David Cameron spoke of his regret over the path the country has taken since the EU referendum during an interview with ITV last night.
The former prime minister said: “If you’re asking me; do I have regrets? Yes. Am I sorry about the state the country’s got into? Yes. Do I feel I have some responsibility for that? Yes. It was my referendum, my campaign, my decision to try and renegotiate. And I accept all of those things and people, including those watching this programme, will have to decide how much blame to put on me.”
The Sun’s political editor, Tom Newton Dunn, tweeted that the “most revealing part” of the interview was when Cameron “finally” accepted “he is at least in part to blame for the nation’s Brexit mess, but he insists others then deepened it: namely May, then Johnson and the ERG”.
Cameron attempted to settle scores during the televised grilling. He said that Boris Johnson believed that the Leave campaign would be defeated in the Brexit referendum campaign. “Minutes before he went out to explain why he was going to be on the side of Brexit, he sent me a text saying, ‘Brexit will be crushed like a toad under the harrow’,” Cameron said.
He then turned to Michael Gove, another man he had criticised in his memoir, saying that during the Brexit campaign, “he went from this liberal, modern, compassionate Conservative to something quite different”.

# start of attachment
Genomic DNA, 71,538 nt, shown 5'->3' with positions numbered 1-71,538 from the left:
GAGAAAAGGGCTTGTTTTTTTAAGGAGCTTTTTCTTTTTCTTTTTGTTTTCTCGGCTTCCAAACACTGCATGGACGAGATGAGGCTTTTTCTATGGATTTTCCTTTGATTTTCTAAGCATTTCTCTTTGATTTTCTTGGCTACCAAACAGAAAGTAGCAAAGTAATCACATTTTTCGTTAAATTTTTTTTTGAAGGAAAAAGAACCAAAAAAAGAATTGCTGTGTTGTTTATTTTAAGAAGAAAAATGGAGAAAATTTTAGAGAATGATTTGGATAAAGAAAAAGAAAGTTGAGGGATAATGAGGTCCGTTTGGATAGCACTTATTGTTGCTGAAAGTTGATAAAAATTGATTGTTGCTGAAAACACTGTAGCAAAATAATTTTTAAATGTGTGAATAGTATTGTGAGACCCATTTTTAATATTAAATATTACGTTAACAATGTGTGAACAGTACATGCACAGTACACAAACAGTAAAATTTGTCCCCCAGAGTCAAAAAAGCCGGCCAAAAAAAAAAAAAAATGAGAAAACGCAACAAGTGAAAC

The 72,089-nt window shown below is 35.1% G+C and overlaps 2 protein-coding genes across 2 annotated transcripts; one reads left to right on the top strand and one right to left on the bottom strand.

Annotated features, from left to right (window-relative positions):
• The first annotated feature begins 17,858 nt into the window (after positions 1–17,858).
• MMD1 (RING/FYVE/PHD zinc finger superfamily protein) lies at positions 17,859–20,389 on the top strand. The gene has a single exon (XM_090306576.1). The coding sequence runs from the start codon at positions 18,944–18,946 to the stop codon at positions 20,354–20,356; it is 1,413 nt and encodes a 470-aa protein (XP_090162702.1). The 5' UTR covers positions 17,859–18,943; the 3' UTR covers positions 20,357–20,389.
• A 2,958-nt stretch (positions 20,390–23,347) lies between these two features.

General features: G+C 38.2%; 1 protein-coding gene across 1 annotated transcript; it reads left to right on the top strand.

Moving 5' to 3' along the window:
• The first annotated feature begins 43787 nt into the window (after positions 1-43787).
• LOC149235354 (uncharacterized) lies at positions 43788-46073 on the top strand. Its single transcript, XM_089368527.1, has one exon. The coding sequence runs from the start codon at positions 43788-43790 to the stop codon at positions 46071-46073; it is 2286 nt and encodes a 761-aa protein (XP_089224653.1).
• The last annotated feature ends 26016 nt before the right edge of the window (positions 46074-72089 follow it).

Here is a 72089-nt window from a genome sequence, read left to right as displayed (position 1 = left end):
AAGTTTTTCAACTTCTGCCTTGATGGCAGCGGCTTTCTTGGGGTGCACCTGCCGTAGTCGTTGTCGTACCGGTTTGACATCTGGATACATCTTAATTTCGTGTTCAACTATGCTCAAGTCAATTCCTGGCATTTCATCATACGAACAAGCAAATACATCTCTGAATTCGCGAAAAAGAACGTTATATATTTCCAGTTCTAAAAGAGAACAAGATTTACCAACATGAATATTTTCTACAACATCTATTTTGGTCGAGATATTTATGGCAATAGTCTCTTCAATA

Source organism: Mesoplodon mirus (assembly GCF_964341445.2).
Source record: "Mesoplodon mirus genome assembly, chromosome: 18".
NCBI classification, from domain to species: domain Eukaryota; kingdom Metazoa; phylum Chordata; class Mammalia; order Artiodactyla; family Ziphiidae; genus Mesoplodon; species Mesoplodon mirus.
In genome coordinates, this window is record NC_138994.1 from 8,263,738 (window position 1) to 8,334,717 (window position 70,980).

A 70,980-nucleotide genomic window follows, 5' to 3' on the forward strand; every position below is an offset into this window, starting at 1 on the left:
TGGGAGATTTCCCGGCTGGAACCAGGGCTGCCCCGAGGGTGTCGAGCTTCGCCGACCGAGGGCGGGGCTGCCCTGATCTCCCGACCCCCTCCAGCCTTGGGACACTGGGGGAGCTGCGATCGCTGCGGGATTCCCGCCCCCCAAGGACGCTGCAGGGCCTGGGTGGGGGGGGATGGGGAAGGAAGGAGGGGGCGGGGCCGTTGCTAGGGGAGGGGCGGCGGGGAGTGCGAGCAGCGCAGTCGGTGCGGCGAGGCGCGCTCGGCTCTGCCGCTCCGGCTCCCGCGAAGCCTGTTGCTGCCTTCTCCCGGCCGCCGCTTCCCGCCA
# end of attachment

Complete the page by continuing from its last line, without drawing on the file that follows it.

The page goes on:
Speaking of Gove and Johnson as a pair, he said: “There was some things that happened in the campaign and things that Michael and Boris signed up to that I found deeply depressing because I didn’t think it was who they were.”
He was also asked about his controversial austerity cuts and said he might have timed them differently. “There is a case for saying that some of the changes we had to make in year two, in year three, in year four – it might have been better if we did a little bit more a bit earlier.
“When you have that sort of window of permission from the public, I felt after the 2010 election, you know, we’d fought an election, rather untraditionally, saying; ‘If you elect us, we’re going to make cuts and people will look back at this period and there’ll be great big arguments about it.”
At the end of the programme, he ruled out a return to frontline politics, saying: “No… I love this country. I care passionately about what happens. But I think the idea of going back to frontline politics is not going to happen, nor should it.”
Cameron’s interviewer, Tom Bradby, reflected afterwards that “if there is one takeaway from the interview though, it is surely that David Cameron is very, very sorry”. He added: “Cameron uses ‘regret’ and ‘failure’ more than I can recall any former leader ever doing in any period after their departure from power, and by a country mile.”
Writing for The Independent, Tom Peck compared the Tory to another haunted former prime minister. “Cameron has never looked and sounded more like the heir to Blair. Brexit is his Iraq,” he wrote.